As another Celtic country, Scotland partakes in some of the same lore as Ireland, with witches and fairies and magical beasties (including Selkies, a central figure in the Irish film Song of the Sea). Scotland also shares a turbulent relationship with neighbor England, and some of the historical conflicts profoundly shaped Scottish identity. While everyone wants to find a family tartan linking them to Highland culture, that culture was decimated in the mid-18th century when Scotland backed “Bonnie Prince Charlie,” claimant to the English throne. Around that same time, the more cosmopolitan city of Edinburgh was producing writers who would shape English thought for centuries through the intellectual phenomenon known as the Scottish Enlightenment.
For folk tales, you can begin with An Illustrated Treasury of Scottish Folk and Fairy Tales or the less colorful, more scholarly Scottish Tales (there is overlap). And while thinking of Scotland and the mythic, it is hard not to include Shakespeare’s “Scottish play,” Macbeth. First performed for King James I (who was simultaneously King James VI of Scotland), the play touches on the difference between the rugged Scots and refined English. If you take the play as an Englishman’s account of how the Scots began the process of becoming English, it sheds an interesting light on the relationship between the two countries. A different take on that relationship is presented in the movie Braveheart, set two centuries after Macbeth.
Robert Louis Stevenson’s “boys’ book” Kidnapped and Sir Walter Scott’s Waverly both take the Scots’ support of Bonnie Prince Charlie in 1745, known as the Jacobite Uprising or just “the 45,” as a touchstone event. Some scholars identify Waverly as the first historical novel, while others suggest a debt to Maria Edgeworth’s Castle Rackrent. Both Kidnapped and Waverly explore the tensions between the Scots and the English, setting the personal costs of their protagonists in sweeping historical context. Cinephiles can opt for the film adaption of Scott’s Rob Roy, set just before the 1715 Jacobite Rebellion (both the ‘15 and the ‘45 ultimately failed, but the ‘45 came far closer to success).
A broad overview of the lasting effect of the Scottish Enlightenment, How the Scots Invented the Modern World is a riveting read that makes you wish you were Scottish. The book details how Scotland recovered from failed trading ambitions to become an intellectual center, producing thinkers celebrated in England and France and still influential in our contemporary world. Foremost among the cast of characters is Adam Smith, moral philosopher and one of the founders of the field of economics with his Theory of Moral Sentiments and The Wealth of Nations. While The Wealth of Nations is a commonly (mis)quoted text in economic discussions to this day, the Theory of Moral Sentiments has enjoyed a resurgence of scholarly interest among literary scholars and philosophers. Smith’s English prose set a stylistic standard for intellectual treatises, although his spoken English retained a heavy Scots accent. You can find excellent introductions to his moral philosophy and economic thinking on the website Adam Smith Works.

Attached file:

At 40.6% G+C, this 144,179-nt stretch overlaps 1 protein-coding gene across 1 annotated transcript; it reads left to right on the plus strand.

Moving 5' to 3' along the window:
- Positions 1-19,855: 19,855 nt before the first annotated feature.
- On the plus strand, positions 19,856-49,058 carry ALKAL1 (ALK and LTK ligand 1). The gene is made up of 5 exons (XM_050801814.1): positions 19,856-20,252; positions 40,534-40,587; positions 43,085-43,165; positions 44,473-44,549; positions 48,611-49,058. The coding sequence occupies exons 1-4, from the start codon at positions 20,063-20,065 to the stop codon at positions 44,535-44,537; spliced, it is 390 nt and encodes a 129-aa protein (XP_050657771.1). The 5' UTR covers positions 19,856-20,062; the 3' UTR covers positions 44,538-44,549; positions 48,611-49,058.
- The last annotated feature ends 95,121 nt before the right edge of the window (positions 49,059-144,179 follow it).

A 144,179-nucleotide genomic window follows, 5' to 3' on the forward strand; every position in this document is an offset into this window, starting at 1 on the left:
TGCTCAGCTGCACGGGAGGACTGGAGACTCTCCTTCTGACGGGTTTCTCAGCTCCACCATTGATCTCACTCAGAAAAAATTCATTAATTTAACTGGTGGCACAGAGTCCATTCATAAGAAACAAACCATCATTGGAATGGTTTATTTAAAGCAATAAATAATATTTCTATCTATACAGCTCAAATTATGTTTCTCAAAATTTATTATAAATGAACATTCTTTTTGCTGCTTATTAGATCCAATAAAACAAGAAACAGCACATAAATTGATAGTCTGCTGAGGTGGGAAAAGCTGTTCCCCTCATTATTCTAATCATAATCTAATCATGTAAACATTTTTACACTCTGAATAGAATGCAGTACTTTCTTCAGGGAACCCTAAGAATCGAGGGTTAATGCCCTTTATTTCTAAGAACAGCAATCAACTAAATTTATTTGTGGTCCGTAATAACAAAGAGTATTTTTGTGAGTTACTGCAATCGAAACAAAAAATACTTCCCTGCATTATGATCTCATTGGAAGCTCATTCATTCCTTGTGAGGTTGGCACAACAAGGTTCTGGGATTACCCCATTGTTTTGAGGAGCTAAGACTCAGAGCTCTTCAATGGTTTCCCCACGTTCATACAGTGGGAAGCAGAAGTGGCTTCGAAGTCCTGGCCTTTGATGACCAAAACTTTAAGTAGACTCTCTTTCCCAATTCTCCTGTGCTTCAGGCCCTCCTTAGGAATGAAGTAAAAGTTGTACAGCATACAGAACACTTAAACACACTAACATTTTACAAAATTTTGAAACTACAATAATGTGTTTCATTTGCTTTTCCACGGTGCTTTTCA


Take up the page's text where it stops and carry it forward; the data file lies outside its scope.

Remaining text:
David Hume, Smith’s close friend, was another titan of moral philosophy who wrote his later works in a format that engaged non-scholars. David Hume’s Essays: Moral, Political, and Literary covers a range of topics from the benefit of foreign trade to how taste is formed. He distills his philosophical thinking into lucid, bite-sized essays.
For the seedier side of these high ideas, you can check out James Boswell’s Edinburgh Journals. Boswell, perhaps most famous for his biography of Samuel Johnson, rubbed shoulders and bent elbows with most of the literati of his age. These journals detail his life in the city, where he sought out companions both high and low. Not quite an 18th-century Trainspotting, perhaps, but an indication that the city has always held temptations.
Combining the past and present is Val McDermid’s reimagining of Jane Austen’s Northanger Abbey. Sharing the same title, this contribution to Borough Press’s The Austen Project sets the action in the modern UK, with Edinburgh standing in for Catherine Morland’s original destination of Bath.
I’m eager to explore more contemporary Scottish fiction as well—I had better leave room in my suitcase!
Register for the Celtic Highlights travel trip (July 18 – 31), on which King will be the featured faculty traveler; learn more about alumni events or studying English at the University of Redlands; or check out the U of R English Department’s Facebook page.